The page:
4 Pattern matching

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In this chapter, we will show how the = operator in Elixir is actually a match operator and how to use it to pattern match inside data structures. Finally, we will learn about the pin operator ^ used to access previously bound values.

4.1 The match operator

We have used the = operator a couple times to assign variables in Elixir:

iex> x = 1
iex> x

In Elixir, the = operator is actually called the match operator. Let’s see why:

iex> 1 = x
iex> 2 = x
** (MatchError) no match of right hand side value: 1

Notice that 1 = x is a valid expression, and it matched because both the left and right side are equal to 1. When the sides do not match, a MatchError is raised.

A variable can only be assigned on the left side of =:

iex> 1 = unknown
** (RuntimeError) undefined function: unknown/0

Since there is no variable unknown previously defined, Elixir imagined you were trying to call a function named unknown/0, but such a function does not exist.

4.2 Pattern matching

The match operator is not only used to match against simple values, but it is also useful for destructuring more complex data types. For example, we can pattern match on tuples:

iex> {a, b, c} = {:hello, "world", 42}
{:hello, "world", 42}
iex> a
iex> b

A pattern match will error in the case that the sides can’t match. This is, for example, the case when the tuples have different sizes:

iex> {a, b, c} = {:hello, "world"}
** (MatchError) no match of right hand side value: {:hello, "world"}

And also when comparing different types:

iex> {a, b, c} = [:hello, "world", "!"]
** (MatchError) no match of right hand side value: [:hello, "world", "!"]

More interestingly, we can match on specific values. The example below asserts that the left side will only match the right side when the right side is a tuple that starts with the atom :ok:

iex> {:ok, result} = {:ok, 13}
{:ok, 13}
iex> result

iex> {:ok, result} = {:error, :oops}
** (MatchError) no match of right hand side value: {:error, :oops}

We can pattern match on lists:

iex> [a, b, c] = [1, 2, 3]
[1, 2, 3]
iex> a

A list also supports matching on its own head and tail:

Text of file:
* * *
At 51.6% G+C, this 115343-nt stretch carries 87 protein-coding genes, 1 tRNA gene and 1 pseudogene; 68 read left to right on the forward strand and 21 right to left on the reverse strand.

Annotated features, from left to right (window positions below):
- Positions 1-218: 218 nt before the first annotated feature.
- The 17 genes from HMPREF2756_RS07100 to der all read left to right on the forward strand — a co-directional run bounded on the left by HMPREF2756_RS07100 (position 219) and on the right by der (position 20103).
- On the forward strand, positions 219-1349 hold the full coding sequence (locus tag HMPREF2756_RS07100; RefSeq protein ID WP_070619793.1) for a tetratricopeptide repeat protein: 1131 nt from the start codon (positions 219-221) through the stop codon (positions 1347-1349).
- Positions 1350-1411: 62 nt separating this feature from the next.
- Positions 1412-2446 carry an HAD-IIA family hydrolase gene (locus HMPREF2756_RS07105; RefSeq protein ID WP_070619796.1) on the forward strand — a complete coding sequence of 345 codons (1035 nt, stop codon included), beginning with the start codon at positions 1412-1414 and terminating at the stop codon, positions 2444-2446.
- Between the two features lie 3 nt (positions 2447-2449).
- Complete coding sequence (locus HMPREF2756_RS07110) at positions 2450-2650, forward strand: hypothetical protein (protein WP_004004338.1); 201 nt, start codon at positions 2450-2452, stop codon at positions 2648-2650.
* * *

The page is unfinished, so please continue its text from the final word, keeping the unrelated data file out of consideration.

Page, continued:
iex> [head | tail] = [1, 2, 3]
[1, 2, 3]
iex> head
iex> tail
[2, 3]

Similar to the hd/1 and tl/1 functions, we can’t match an empty list with a head and tail pattern:

iex> [h|t] = []
** (MatchError) no match of right hand side value: []

The [head | tail] format is not only used on pattern matching but also for prepending items to a list:

iex> list = [1, 2, 3]
[1, 2, 3]
iex> [0|list]
[0, 1, 2, 3]

Pattern matching allows developers to easily destructure data types such as tuples and lists. As we will see in following chapters, it is one of the foundations of recursion in Elixir and applies to other types as well, like maps and binaries.

4.3 The pin operator

Variables in Elixir can be rebound:

iex> x = 1
iex> x = 2

The pin operator ^ can be used when there is no interest in rebinding a variable but rather in matching against its value prior to the match:

iex> x = 1
iex> ^x = 2
** (MatchError) no match of right hand side value: 2
iex> {x, ^x} = {2, 1}
{2, 1}
iex> x

Notice that if a variable is mentioned more than once in a pattern, all references should bind to the same pattern:

iex> {x, x} = {1, 1}
iex> {x, x} = {1, 2}
** (MatchError) no match of right hand side value: {1, 2}

In some cases, you don’t care about a particular value in a pattern. It is a common practice to bind those values to the underscore, _. For example, if only the head of the list matters to us, we can assign the tail to underscore:

iex> [h | _] = [1, 2, 3]
[1, 2, 3]
iex> h

The variable _ is special in that it can never be read from. Trying to read from it gives an unbound variable error:

iex> _
** (CompileError) iex:1: unbound variable _

Although pattern matching allows us to build powerful constructs, its usage is limited. For instance, you cannot make function calls on the left side of a match. The following example is invalid:

iex> length([1,[2],3]) = 3
** (CompileError) iex:1: illegal pattern

This finishes our introduction to pattern matching. As we will see in the next chapter, pattern matching is very common in many language constructs.